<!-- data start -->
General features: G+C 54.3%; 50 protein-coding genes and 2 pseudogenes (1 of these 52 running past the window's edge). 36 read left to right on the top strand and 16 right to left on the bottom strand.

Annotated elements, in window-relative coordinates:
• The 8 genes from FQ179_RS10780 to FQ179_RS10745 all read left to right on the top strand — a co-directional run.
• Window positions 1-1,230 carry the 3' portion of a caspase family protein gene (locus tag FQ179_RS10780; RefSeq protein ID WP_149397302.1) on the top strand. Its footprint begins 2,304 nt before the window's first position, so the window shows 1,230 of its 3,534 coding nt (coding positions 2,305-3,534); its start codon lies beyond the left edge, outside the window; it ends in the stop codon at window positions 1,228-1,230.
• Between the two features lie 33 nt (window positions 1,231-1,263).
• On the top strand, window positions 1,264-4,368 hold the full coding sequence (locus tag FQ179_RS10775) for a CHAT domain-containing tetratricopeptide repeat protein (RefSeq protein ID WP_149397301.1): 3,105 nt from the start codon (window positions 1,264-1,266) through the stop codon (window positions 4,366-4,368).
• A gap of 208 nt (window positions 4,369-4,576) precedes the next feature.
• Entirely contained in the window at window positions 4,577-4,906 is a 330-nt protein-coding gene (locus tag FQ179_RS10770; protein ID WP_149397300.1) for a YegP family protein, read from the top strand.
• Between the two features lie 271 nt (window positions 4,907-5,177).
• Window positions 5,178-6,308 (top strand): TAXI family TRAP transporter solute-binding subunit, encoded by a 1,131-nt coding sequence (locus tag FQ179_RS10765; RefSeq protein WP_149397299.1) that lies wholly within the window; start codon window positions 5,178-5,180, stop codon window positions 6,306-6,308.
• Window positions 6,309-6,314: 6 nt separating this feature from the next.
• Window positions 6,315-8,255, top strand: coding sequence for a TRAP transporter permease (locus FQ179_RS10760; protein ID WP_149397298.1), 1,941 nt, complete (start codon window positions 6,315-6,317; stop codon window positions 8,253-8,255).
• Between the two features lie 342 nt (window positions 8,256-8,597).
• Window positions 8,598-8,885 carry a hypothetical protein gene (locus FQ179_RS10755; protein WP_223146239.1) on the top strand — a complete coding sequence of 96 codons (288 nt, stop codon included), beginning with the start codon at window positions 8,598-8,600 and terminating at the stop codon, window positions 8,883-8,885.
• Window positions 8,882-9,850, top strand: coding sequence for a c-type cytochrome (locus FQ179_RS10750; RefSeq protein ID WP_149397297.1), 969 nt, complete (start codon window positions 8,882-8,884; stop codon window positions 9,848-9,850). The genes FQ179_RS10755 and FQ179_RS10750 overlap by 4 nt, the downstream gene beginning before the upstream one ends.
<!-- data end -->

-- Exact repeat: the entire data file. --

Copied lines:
General features: G+C 54.3%; 50 protein-coding genes and 2 pseudogenes (1 of these 52 running past the window's edge). 36 read left to right on the top strand and 16 right to left on the bottom strand.

Annotated elements, in window-relative coordinates:
• The 8 genes from FQ179_RS10780 to FQ179_RS10745 all read left to right on the top strand — a co-directional run.
• Window positions 1-1,230 carry the 3' portion of a caspase family protein gene (locus tag FQ179_RS10780; RefSeq protein ID WP_149397302.1) on the top strand. Its footprint begins 2,304 nt before the window's first position, so the window shows 1,230 of its 3,534 coding nt (coding positions 2,305-3,534); its start codon lies beyond the left edge, outside the window; it ends in the stop codon at window positions 1,228-1,230.
• Between the two features lie 33 nt (window positions 1,231-1,263).
• On the top strand, window positions 1,264-4,368 hold the full coding sequence (locus tag FQ179_RS10775) for a CHAT domain-containing tetratricopeptide repeat protein (RefSeq protein ID WP_149397301.1): 3,105 nt from the start codon (window positions 1,264-1,266) through the stop codon (window positions 4,366-4,368).
• A gap of 208 nt (window positions 4,369-4,576) precedes the next feature.
• Entirely contained in the window at window positions 4,577-4,906 is a 330-nt protein-coding gene (locus tag FQ179_RS10770; protein ID WP_149397300.1) for a YegP family protein, read from the top strand.
• Between the two features lie 271 nt (window positions 4,907-5,177).
• Window positions 5,178-6,308 (top strand): TAXI family TRAP transporter solute-binding subunit, encoded by a 1,131-nt coding sequence (locus tag FQ179_RS10765; RefSeq protein WP_149397299.1) that lies wholly within the window; start codon window positions 5,178-5,180, stop codon window positions 6,306-6,308.
• Window positions 6,309-6,314: 6 nt separating this feature from the next.
• Window positions 6,315-8,255, top strand: coding sequence for a TRAP transporter permease (locus FQ179_RS10760; protein ID WP_149397298.1), 1,941 nt, complete (start codon window positions 6,315-6,317; stop codon window positions 8,253-8,255).
• Between the two features lie 342 nt (window positions 8,256-8,597).
• Window positions 8,598-8,885 carry a hypothetical protein gene (locus FQ179_RS10755; protein WP_223146239.1) on the top strand — a complete coding sequence of 96 codons (288 nt, stop codon included), beginning with the start codon at window positions 8,598-8,600 and terminating at the stop codon, window positions 8,883-8,885.
• Window positions 8,882-9,850, top strand: coding sequence for a c-type cytochrome (locus FQ179_RS10750; RefSeq protein ID WP_149397297.1), 969 nt, complete (start codon window positions 8,882-8,884; stop codon window positions 9,848-9,850). The genes FQ179_RS10755 and FQ179_RS10750 overlap by 4 nt, the downstream gene beginning before the upstream one ends.